Water: H2O = Life

The American Museum of Natural History, New York, NY

Wildlife Preservations' extensive knowledge and expertise led The American Museum of Natural History to seek out its services for their exhibit, Water: H2O = Life.  This exhibit explores the multitude of ways in which water maintains our ecosystem.

Wildlife Preservations painted two museum-created models of wandering albatross. In addition to a variety of photographs, the American Museum's Department of Ornithology lent the company a specimen to be used as reference. This amazing animal has evolved to be able to drink saltwater.

Wildlife Preservations also painted the museum-created model of the Yangtze River's "baiji." This freshwater dolphin is teetering on the brink of extinction as a result of river traffic, industrial pollution, and the creation of the Three Gorges Dam.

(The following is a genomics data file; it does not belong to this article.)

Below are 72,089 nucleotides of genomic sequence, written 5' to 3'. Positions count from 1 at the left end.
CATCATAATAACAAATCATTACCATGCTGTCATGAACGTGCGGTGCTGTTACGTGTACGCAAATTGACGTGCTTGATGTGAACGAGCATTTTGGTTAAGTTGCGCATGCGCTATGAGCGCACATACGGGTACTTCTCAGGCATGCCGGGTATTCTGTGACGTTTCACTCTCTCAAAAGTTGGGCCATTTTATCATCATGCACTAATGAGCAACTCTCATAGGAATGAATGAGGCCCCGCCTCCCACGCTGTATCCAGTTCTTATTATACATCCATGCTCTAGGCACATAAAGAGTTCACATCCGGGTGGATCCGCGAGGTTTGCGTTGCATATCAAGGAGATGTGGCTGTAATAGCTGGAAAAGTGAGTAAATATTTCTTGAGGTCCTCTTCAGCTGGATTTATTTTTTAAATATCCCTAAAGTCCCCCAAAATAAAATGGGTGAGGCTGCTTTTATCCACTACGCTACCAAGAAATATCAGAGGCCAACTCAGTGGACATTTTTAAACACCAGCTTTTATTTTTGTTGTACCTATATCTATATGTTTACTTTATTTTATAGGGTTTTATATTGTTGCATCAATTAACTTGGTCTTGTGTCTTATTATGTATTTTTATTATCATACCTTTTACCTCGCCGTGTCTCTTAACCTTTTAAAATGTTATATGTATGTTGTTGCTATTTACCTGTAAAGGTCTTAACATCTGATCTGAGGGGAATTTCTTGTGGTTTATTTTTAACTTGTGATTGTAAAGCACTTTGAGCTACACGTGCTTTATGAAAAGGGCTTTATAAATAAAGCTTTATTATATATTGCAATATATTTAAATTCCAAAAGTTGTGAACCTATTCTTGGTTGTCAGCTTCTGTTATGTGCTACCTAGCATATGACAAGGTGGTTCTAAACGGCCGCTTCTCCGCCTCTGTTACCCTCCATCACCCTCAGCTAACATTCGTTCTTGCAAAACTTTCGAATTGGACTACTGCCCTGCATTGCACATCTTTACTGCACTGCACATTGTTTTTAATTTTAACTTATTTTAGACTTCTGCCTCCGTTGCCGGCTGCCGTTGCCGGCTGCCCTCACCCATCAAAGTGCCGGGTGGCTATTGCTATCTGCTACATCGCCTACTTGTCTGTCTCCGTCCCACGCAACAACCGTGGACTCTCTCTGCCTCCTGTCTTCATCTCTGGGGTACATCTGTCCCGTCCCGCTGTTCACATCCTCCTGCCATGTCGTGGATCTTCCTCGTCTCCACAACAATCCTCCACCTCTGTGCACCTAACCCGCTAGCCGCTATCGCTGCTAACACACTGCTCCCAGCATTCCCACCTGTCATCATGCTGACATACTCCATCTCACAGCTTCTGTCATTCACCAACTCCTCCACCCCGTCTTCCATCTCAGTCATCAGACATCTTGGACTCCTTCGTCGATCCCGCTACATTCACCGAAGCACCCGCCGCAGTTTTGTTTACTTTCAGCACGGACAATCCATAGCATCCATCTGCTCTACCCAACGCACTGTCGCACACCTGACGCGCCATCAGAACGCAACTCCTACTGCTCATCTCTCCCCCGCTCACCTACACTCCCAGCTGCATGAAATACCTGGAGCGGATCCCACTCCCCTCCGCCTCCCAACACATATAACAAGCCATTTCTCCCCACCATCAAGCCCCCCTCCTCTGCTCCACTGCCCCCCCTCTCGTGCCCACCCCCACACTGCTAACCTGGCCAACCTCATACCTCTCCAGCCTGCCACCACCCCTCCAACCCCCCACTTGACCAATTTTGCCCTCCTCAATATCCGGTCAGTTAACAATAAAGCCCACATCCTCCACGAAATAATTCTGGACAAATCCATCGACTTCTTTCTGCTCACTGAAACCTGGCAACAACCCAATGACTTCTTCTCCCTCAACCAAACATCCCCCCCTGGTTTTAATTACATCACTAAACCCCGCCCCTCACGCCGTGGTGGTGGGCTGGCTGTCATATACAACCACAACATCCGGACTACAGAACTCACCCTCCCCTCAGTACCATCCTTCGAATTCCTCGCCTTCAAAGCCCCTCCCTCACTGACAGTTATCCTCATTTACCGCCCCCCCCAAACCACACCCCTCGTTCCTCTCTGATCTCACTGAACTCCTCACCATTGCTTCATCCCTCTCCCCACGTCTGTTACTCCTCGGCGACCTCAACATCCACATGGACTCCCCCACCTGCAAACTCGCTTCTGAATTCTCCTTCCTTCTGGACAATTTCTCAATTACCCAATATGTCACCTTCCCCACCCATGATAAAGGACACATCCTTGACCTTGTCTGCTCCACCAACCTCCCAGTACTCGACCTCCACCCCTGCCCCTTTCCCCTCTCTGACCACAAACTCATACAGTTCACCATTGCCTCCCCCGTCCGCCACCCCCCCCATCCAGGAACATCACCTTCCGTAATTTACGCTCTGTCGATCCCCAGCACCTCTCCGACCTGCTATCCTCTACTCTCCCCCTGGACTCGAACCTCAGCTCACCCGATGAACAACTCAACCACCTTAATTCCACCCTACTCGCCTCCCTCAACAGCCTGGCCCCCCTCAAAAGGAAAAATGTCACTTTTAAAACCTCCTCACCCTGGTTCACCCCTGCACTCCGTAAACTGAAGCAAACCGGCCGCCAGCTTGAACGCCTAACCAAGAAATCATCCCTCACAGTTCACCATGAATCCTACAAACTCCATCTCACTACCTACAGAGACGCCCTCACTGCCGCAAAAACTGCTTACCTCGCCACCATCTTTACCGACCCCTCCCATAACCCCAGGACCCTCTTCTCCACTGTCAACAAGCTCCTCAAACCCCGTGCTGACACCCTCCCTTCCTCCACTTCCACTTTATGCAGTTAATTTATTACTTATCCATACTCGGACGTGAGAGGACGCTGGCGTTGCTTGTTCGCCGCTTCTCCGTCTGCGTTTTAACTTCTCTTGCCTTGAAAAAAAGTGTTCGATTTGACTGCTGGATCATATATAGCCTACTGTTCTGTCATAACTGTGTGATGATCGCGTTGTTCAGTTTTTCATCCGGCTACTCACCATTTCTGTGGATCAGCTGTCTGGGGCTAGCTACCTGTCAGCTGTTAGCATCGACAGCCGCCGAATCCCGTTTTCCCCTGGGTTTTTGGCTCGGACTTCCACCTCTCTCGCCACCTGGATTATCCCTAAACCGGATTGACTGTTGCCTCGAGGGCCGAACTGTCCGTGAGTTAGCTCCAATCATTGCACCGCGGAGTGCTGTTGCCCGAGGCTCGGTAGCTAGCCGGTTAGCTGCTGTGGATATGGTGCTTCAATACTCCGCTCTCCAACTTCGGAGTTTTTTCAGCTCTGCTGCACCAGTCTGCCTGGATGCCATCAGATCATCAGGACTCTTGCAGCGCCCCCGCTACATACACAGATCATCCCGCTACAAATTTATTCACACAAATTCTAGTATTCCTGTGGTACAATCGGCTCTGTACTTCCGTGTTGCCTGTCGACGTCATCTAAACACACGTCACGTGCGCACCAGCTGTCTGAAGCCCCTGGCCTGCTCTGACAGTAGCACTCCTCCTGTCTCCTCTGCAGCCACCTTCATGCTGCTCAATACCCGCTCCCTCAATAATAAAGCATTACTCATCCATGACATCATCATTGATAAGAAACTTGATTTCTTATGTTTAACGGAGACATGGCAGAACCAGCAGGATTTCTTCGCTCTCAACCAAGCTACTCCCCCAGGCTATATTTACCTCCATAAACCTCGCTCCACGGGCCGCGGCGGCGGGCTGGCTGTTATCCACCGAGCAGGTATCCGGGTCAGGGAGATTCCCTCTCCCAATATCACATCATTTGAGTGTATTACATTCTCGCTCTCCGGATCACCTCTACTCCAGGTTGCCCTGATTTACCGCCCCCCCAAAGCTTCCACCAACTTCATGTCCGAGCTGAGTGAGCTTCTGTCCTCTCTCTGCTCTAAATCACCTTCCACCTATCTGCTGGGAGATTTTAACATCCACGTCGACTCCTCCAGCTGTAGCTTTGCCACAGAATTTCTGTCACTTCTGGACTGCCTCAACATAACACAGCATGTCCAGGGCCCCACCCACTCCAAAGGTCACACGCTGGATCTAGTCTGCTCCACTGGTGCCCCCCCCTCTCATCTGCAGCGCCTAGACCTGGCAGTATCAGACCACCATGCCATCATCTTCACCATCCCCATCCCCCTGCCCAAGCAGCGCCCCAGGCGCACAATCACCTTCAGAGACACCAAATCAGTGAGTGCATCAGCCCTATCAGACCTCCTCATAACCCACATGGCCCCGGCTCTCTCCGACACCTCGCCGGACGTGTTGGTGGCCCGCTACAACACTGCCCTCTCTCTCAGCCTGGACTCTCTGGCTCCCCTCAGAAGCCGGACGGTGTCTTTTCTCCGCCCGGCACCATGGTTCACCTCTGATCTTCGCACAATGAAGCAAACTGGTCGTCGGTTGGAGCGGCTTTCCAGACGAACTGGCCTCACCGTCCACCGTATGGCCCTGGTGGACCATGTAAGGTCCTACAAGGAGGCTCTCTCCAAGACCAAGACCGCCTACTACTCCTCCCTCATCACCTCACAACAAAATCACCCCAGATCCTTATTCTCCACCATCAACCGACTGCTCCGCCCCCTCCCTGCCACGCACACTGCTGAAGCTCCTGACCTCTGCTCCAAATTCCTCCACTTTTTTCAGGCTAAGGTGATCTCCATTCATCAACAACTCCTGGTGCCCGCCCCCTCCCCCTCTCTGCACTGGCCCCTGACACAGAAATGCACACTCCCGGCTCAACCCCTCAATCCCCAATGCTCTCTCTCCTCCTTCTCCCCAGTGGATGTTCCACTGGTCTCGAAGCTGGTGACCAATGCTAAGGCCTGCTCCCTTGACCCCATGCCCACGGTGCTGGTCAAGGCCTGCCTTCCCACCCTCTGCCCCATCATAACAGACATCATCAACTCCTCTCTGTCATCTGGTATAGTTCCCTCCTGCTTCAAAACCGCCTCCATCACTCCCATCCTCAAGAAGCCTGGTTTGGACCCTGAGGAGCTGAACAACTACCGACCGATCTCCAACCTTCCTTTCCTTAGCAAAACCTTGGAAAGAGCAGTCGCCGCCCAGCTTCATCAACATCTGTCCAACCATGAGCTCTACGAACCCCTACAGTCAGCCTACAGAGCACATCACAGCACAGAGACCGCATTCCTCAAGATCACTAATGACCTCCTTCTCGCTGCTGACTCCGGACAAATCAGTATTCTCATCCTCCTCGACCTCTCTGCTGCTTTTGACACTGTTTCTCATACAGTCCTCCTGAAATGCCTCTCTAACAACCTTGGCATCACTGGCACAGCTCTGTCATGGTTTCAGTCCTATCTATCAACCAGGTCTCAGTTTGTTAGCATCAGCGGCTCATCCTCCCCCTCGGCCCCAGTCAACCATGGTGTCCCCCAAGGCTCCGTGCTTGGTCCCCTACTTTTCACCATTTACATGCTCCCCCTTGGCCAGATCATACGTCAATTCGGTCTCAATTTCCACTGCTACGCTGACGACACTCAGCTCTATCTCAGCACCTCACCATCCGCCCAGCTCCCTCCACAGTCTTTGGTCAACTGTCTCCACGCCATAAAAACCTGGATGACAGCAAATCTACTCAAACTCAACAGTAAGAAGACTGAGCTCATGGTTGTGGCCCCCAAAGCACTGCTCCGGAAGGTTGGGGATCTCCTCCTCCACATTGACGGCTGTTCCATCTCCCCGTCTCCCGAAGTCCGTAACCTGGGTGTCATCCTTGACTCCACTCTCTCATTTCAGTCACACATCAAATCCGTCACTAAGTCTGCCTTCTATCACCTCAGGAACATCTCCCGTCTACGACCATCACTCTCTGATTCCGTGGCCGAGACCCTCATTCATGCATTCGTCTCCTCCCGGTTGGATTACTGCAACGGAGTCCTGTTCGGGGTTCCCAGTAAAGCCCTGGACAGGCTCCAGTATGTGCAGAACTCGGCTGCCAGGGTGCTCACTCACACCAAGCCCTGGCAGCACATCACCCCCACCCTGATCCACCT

Two northern snakeheads were created by producing a cast of a collected specimen. This invasive species of lungfish is capable of breathing air for short periods, thereby increasing its range.

In addition, Wildlife Preservations produced two American bullfrogs, two green frogs, two wood frogs, two Texas horned toads, two eastern painted turtles, twelve Siamese mud carp, two common snapping turtles, and two northern watersnakes. The final project involved cleaning and restoring two taxidermy specimens of red-winged blackbirds to be utilized in a pond eco-system diorama..

Water: H2O = Life is now on an international tour. Currently scheduled stops on the international tour include: Great Lakes Science Center, Cleveland (November 2009 to April 2010); the National Museum of Australia, Canberra (January to June 2010); and the Royal Ontario Museum (March 2011 to September 2011). Other dates and locations will be announced at a later date. 

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To find out more about this exhibit, click here

© 2009 Wildlife Preservations, LLC.  Site designed by Petra Manis and John Scott Lucas. 
Unless otherwise noted, all photos on this page © American Museum of Natural History